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A Kidnapping in Milan: The CIA on Trialby Steve Hendricks
Synopses & Reviews
As propulsively readable as the best "true crime," is a potent reckoning with the realities of counterterrorism. In a mesmerizing page-turner, Steve Hendricks gives us a ground-level view of the birth and growth of international Islamist terrorist networks and of counterterrorism in action in Europe. He also provides an eloquent, eagle's-eye perspective on the big questions of justice and the rule of law. "In Milan a known fact is always explained by competing stories," Hendricks writes, but the stories that swirled around the February 2003 disappearance of the radical imam Abu Omar would soon point in one direction--to a covert action by the CIA. The police of Milan had been exploiting their wiretaps of Abu Omar for useful information before the taps went silent. The Americans were their allies in counterterrorism--would they have disrupted a fruitful investigation? In an extraordinary tale of detective versus spy, Italian investigators under the leadership of prosecutor Armando Spataro unraveled in embarrassing detail the "covert" action in which Abu Omar had been kidnapped and sent to be tortured in Egypt. Spataro--seasoned in prosecutions of the Mafia and the Red Brigades and a passionate believer in the rule of law--sought to try the kidnappers in absentia: the first-ever trial of CIA officers by a U.S. ally. An exemplary achievement in narrative nonfiction writing, is at once a detective story, a history of the terrorist menace, and an indictment of the belief that man's savagery against man can be stilled with more savagery yet.
Book News Annotation:
In early 2003, a radical imam disappeared in Milan. An investigation by Italian authorities revealed that a covert CIA action had grabbed Abu Omar and sent him off to be tortured in Egypt. In this gripping nonfiction book, Hendricks sets the kidnapping into the context of the development of modern terrorist networks and of the counter-terrorism efforts of the US and its allies. The author shows what led one of Italy's leading anti-Mafia prosecutors to bring charges against the CIA agents responsible for the kidnapping, and how he then had them tried for their crimes in absentia. Telling a powerful story that raises many disturbing questions about the "war on terrorism," Hendricks' book deserves a wide readership. Annotation ©2011 Book News, Inc., Portland, OR (booknews.com)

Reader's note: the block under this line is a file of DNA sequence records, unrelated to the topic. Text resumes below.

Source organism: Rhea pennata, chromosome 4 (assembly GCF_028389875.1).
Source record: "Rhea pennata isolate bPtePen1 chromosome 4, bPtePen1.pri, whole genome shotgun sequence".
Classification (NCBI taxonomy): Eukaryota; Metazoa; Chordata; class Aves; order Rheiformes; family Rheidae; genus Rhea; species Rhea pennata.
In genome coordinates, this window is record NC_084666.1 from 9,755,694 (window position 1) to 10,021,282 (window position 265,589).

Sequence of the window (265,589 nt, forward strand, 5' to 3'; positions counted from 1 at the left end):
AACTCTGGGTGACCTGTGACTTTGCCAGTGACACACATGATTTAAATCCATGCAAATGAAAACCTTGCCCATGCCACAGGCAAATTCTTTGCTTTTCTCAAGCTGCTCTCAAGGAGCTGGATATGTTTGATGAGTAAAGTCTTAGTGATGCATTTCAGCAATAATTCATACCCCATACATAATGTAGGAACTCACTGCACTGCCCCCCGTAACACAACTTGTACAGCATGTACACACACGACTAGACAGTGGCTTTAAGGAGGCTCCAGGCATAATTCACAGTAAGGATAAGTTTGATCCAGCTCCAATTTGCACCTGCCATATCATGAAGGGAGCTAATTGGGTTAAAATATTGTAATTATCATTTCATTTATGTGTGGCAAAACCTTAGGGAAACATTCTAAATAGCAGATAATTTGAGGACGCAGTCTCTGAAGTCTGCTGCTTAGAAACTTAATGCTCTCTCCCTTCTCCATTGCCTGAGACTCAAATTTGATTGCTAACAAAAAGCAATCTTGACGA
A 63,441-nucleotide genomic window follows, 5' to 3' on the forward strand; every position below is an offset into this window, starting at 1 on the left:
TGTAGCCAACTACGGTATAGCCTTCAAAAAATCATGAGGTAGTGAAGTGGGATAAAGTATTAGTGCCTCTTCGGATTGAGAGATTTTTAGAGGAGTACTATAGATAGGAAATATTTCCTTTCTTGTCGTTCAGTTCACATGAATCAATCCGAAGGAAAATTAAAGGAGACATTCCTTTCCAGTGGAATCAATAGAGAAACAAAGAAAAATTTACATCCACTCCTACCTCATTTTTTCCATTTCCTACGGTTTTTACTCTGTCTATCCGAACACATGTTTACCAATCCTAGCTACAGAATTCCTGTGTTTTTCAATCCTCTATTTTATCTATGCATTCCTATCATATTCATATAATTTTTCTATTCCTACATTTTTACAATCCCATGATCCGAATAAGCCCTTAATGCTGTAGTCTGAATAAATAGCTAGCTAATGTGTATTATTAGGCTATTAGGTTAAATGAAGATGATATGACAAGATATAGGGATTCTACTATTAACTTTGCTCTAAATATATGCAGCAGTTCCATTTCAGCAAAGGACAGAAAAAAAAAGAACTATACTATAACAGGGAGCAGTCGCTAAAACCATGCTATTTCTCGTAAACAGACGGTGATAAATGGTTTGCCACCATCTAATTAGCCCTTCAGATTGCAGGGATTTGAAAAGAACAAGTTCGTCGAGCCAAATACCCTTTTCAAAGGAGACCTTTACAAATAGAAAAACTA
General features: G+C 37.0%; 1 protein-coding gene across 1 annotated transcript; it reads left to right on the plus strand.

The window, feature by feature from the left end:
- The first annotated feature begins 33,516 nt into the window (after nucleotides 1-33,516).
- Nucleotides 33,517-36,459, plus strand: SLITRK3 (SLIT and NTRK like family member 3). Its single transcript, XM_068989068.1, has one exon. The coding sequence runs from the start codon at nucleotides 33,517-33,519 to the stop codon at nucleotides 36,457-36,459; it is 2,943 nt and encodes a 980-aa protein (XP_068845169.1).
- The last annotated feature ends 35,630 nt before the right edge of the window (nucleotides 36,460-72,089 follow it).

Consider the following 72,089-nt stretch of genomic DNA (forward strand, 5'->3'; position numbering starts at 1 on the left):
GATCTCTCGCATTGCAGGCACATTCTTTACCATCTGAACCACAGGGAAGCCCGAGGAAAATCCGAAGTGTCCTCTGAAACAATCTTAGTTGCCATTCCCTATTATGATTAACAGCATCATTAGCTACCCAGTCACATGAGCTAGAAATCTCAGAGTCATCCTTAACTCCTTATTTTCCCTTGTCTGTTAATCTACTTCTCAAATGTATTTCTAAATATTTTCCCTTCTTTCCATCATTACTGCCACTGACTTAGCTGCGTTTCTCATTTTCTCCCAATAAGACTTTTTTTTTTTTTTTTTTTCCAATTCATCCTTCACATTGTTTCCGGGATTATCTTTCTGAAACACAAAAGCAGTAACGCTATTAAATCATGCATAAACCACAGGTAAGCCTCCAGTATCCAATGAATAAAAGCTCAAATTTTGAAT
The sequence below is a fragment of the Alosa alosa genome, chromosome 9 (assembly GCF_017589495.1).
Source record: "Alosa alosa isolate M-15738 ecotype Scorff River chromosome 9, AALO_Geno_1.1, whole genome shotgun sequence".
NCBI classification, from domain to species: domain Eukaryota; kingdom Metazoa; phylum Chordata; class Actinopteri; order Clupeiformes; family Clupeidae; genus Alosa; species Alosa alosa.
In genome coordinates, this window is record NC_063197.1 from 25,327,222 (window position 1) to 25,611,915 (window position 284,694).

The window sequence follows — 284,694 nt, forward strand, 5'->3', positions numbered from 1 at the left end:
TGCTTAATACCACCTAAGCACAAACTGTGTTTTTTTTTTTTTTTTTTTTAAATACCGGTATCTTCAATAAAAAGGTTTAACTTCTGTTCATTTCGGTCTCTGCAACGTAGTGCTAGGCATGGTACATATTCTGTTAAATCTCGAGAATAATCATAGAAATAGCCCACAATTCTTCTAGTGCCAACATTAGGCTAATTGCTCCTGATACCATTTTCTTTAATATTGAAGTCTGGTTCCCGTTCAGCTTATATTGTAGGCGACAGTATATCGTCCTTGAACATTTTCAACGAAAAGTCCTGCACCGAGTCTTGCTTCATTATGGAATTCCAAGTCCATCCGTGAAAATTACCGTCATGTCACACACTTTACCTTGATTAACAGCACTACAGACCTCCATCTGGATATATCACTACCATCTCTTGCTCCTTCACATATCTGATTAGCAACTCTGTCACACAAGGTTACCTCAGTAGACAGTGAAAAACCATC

The riveting true story of the CIA "snatch" of a radical imam in Italy.
A book so compelling it deserves to become one of the nonfiction classics of our time.
In 2003 the police of Milan were closing in on a network of Islamic terrorists-until the radical imam at the heart of their investigation suddenly disappeared. Abu Omar had been kidnapped by the CIA and sent to be tortured in Egypt. But the kidnappers were sloppy, and Amando Spataro, an Italian magistrate brave enough to stand up for the rule of law, traced, tried, and convicted them in absentia—the first-ever such convictions of CIA officers by a U.S. ally.
Steve Hendricks's revelatory account also yields fascinating context: the CIA's role in Italian politics, the seedy history of Alexandrian tourism, the role of ex-Nazis in training Egyptian security forces, and the utterly ordinary backgrounds of the spies next door. A Kidnapping in Milanis at once a detective story, a history of the terrorist menace, and an indictment of the belief that man's savagery against man can be stilled with yet more savagery.
About the Author
Steve Hendricks is a freelance reporter. He is the author of A Kidnapping in Milan and The Unquiet Grave: The FBI and the Struggle for the Soul of Indian Country, which was named to several best-of-the-year lists in 2006. He lives in Tennessee and Montana.
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